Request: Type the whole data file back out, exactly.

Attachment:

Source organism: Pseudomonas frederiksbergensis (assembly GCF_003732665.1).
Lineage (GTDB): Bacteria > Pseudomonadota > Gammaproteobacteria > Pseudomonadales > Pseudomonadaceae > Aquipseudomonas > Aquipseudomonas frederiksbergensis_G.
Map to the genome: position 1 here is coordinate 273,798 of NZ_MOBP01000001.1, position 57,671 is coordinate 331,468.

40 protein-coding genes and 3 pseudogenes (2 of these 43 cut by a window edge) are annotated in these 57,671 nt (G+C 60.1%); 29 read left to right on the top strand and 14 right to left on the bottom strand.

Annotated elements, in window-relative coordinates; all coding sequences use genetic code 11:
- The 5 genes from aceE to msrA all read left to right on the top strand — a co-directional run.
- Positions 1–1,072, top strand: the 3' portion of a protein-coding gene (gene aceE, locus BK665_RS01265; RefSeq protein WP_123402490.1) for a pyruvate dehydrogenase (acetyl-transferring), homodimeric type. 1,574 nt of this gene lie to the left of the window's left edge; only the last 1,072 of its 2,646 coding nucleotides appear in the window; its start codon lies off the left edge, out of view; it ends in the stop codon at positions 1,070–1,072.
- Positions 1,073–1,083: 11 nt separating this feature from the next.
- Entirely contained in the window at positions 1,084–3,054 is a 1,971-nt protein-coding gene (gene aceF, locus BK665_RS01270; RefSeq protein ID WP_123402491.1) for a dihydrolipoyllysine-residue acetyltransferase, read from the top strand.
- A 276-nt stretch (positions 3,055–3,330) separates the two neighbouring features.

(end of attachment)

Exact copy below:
Source organism: Pseudomonas frederiksbergensis (assembly GCF_003732665.1).
Lineage (GTDB): Bacteria > Pseudomonadota > Gammaproteobacteria > Pseudomonadales > Pseudomonadaceae > Aquipseudomonas > Aquipseudomonas frederiksbergensis_G.
Map to the genome: position 1 here is coordinate 273,798 of NZ_MOBP01000001.1, position 57,671 is coordinate 331,468.

40 protein-coding genes and 3 pseudogenes (2 of these 43 cut by a window edge) are annotated in these 57,671 nt (G+C 60.1%); 29 read left to right on the top strand and 14 right to left on the bottom strand.

Annotated elements, in window-relative coordinates; all coding sequences use genetic code 11:
- The 5 genes from aceE to msrA all read left to right on the top strand — a co-directional run.
- Positions 1–1,072, top strand: the 3' portion of a protein-coding gene (gene aceE, locus BK665_RS01265; RefSeq protein WP_123402490.1) for a pyruvate dehydrogenase (acetyl-transferring), homodimeric type. 1,574 nt of this gene lie to the left of the window's left edge; only the last 1,072 of its 2,646 coding nucleotides appear in the window; its start codon lies off the left edge, out of view; it ends in the stop codon at positions 1,070–1,072.
- Positions 1,073–1,083: 11 nt separating this feature from the next.
- Entirely contained in the window at positions 1,084–3,054 is a 1,971-nt protein-coding gene (gene aceF, locus BK665_RS01270; RefSeq protein ID WP_123402491.1) for a dihydrolipoyllysine-residue acetyltransferase, read from the top strand.
- A 276-nt stretch (positions 3,055–3,330) separates the two neighbouring features.